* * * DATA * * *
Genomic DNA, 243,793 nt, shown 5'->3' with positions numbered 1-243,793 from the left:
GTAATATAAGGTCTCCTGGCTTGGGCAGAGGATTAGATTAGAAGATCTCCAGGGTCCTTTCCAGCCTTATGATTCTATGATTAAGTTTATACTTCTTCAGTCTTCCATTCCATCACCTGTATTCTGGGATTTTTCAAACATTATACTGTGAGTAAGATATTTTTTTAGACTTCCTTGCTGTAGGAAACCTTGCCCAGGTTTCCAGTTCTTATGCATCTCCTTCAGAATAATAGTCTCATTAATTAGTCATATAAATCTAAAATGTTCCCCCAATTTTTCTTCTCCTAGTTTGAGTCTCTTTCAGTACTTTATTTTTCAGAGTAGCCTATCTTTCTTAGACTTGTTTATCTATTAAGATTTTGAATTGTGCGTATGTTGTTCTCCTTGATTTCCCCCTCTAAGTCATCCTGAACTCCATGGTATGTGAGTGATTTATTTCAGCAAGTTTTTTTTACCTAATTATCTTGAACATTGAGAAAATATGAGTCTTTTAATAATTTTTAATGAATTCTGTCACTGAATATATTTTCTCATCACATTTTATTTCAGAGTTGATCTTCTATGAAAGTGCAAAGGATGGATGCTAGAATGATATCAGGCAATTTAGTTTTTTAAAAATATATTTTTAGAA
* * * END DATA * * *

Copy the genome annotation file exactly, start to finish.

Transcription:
Genomic DNA, 243,793 nt, shown 5'->3' with positions numbered 1-243,793 from the left:
GTAATATAAGGTCTCCTGGCTTGGGCAGAGGATTAGATTAGAAGATCTCCAGGGTCCTTTCCAGCCTTATGATTCTATGATTAAGTTTATACTTCTTCAGTCTTCCATTCCATCACCTGTATTCTGGGATTTTTCAAACATTATACTGTGAGTAAGATATTTTTTTAGACTTCCTTGCTGTAGGAAACCTTGCCCAGGTTTCCAGTTCTTATGCATCTCCTTCAGAATAATAGTCTCATTAATTAGTCATATAAATCTAAAATGTTCCCCCAATTTTTCTTCTCCTAGTTTGAGTCTCTTTCAGTACTTTATTTTTCAGAGTAGCCTATCTTTCTTAGACTTGTTTATCTATTAAGATTTTGAATTGTGCGTATGTTGTTCTCCTTGATTTCCCCCTCTAAGTCATCCTGAACTCCATGGTATGTGAGTGATTTATTTCAGCAAGTTTTTTTTACCTAATTATCTTGAACATTGAGAAAATATGAGTCTTTTAATAATTTTTAATGAATTCTGTCACTGAATATATTTTCTCATCACATTTTATTTCAGAGTTGATCTTCTATGAAAGTGCAAAGGATGGATGCTAGAATGATATCAGGCAATTTAGTTTTTTAAAAATATATTTTTAGAA